Also discuss possible, more specific topics for stories. Spending even one day in a courtroom during motion hearings or during a trial quickly dispels the notion that courts and the police function as they do on TV or in the movies. However, some judges, prosecutors, and defense attorneys worry that jurors who regularly watch shows such as CSI , NCIS , or Law and Order have developed an unhealthy attitude about the workings of the justice system.

The fear is that jurors will either fault prosecutors for not introducing sophisticated forensic evidence or put too much faith in the infallibility of such evidence. The fears may not be well-grounded, given that studies have shown little or no evidence that juries are routinely acquitting or convicting based on their perceptions gleaned from TV, but the fear exists. Reading: Simon A. Assignment: Have students prepare a brief progress report on their enterprise stories for next class meeting. Attorneys, judges, and journalists in many states have formed bench, bar, press groups to provide a forum for discussing differences over court rules for the press and other issues related to coverage of the justice system.

Such groups often develop guidelines for how judges and attorneys should treat the press and how the press should police itself in covering the courts, particularly in regard to high-profile cases. If your state has such a group, get a copy of the guidelines and have students read them and discuss them. Assignment: No new assignments, to allow students time to complete enterprise stories.

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One new issue springing up in courtrooms is whether reporters should be able to send Twitter or Facebook updates on a trial in progress from the courtroom. Kansas Judicial Branch. On the home page select the 'News Media' tab in the center of the page. Information in this resource center includes press releases, judge information, live and archived Kansas Supreme Court oral argument recordings, docket information, court information, cameras in the court rules, court publications, court statistics, contact information, and other useful information for the press.

Press Room.

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Louisiana Supreme Court. On home page see 'Press Room' on left menu. The Press Room contains news releases, media policies, publications, and other media information. Maine Judicial Branch. This resource contains court news, press releases, and contact information. Maryland Judiciary Media Resource Center.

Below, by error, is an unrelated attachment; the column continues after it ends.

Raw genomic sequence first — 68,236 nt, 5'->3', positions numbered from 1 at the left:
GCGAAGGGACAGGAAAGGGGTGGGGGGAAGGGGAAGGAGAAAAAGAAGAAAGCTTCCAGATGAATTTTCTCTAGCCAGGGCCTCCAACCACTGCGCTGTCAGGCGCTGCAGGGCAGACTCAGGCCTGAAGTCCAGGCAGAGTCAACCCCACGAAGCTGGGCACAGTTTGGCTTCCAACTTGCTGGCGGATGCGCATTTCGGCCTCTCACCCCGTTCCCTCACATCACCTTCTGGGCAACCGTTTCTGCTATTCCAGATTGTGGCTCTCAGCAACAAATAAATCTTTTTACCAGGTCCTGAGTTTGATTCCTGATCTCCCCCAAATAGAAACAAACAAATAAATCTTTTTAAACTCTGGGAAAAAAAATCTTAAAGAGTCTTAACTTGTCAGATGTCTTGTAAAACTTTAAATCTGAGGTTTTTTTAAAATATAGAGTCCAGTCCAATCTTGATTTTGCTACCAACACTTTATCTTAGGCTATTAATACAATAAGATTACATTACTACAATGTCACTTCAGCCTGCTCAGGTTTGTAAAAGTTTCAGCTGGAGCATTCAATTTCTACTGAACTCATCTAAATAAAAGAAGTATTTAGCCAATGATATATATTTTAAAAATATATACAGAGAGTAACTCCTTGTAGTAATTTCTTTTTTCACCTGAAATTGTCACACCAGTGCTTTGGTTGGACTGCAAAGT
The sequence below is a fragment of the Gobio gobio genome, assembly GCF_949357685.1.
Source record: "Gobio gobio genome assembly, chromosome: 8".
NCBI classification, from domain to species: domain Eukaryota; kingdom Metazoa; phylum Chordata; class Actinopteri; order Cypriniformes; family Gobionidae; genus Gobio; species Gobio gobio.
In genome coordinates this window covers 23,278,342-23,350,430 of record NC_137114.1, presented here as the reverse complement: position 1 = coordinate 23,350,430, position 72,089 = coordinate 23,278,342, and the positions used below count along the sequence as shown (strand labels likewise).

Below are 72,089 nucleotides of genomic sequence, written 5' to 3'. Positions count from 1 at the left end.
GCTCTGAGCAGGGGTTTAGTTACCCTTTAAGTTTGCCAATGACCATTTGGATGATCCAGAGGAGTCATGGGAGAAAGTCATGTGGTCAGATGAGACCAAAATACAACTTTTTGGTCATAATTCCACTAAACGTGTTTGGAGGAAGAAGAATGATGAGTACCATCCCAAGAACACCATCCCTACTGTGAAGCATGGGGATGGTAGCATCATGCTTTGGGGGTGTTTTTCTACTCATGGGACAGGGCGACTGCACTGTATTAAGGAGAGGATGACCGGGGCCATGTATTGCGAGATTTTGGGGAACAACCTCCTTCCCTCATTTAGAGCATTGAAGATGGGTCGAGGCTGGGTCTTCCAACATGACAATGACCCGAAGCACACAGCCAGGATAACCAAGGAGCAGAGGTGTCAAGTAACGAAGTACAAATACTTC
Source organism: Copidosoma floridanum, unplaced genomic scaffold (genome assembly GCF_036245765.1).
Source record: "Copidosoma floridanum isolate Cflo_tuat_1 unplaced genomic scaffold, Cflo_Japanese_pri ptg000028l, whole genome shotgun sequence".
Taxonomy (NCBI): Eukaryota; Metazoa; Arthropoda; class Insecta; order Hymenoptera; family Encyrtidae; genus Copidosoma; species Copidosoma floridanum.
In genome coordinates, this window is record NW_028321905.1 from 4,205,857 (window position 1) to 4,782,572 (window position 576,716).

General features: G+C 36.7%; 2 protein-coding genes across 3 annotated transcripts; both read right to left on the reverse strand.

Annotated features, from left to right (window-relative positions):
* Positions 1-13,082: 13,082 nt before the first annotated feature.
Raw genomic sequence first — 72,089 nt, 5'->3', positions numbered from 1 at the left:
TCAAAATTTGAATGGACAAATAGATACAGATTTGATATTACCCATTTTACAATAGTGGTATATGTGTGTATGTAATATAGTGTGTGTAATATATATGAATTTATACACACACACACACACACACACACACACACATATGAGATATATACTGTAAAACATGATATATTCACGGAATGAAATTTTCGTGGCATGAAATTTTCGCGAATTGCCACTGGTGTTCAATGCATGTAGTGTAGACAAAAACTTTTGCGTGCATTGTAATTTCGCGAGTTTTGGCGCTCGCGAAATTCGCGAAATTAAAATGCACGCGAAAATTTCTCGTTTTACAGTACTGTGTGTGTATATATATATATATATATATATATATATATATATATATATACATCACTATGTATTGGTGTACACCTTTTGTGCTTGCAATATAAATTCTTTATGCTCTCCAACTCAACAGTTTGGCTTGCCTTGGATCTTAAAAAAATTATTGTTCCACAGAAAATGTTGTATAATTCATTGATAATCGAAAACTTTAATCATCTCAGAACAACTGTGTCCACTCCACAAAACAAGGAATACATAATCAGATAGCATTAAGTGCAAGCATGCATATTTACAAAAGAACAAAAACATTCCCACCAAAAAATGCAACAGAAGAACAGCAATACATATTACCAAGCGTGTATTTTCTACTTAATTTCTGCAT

This Resource Center provides news releases including an RSS feed, rules and guidelines for cameras in the court, access to court records, the Jounalist's Guide to Maryland's Legal System , oral argument webcasts, court opinions, information on Maryland's judges, and other media information. Michigan Courts.

Fourth District Media and News Center. News and Publications Center. Missouri Judicial Branch. This site includes press releases, rules regarding cameras in the courtroom, media contact information including the media coordinator directory, speeches, the Chief Justice columns, and publications. Nebraska Judicial Branch Press Center. Resources here include press releases, downloadable pictures of the Supreme Court Justices, and overview of the Nebraska court system, "how to" guides for the media, rules on media coverage of courts, rules limiting the public comment of judges, and other useful information for the media.

New Hampshire Judicial Branch. This resource center includes press releases, a 'What's New?

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  8. Information here includes media contacts, press releases, online access to criminal case information for accredited media, and other useful information. Chief Justice's Media and Courts Forum. The North Carolina Court System. Information includes cameras in the courts policies, press contact information by county, basic rules for broadcast media, media handbook, and information about the Forum.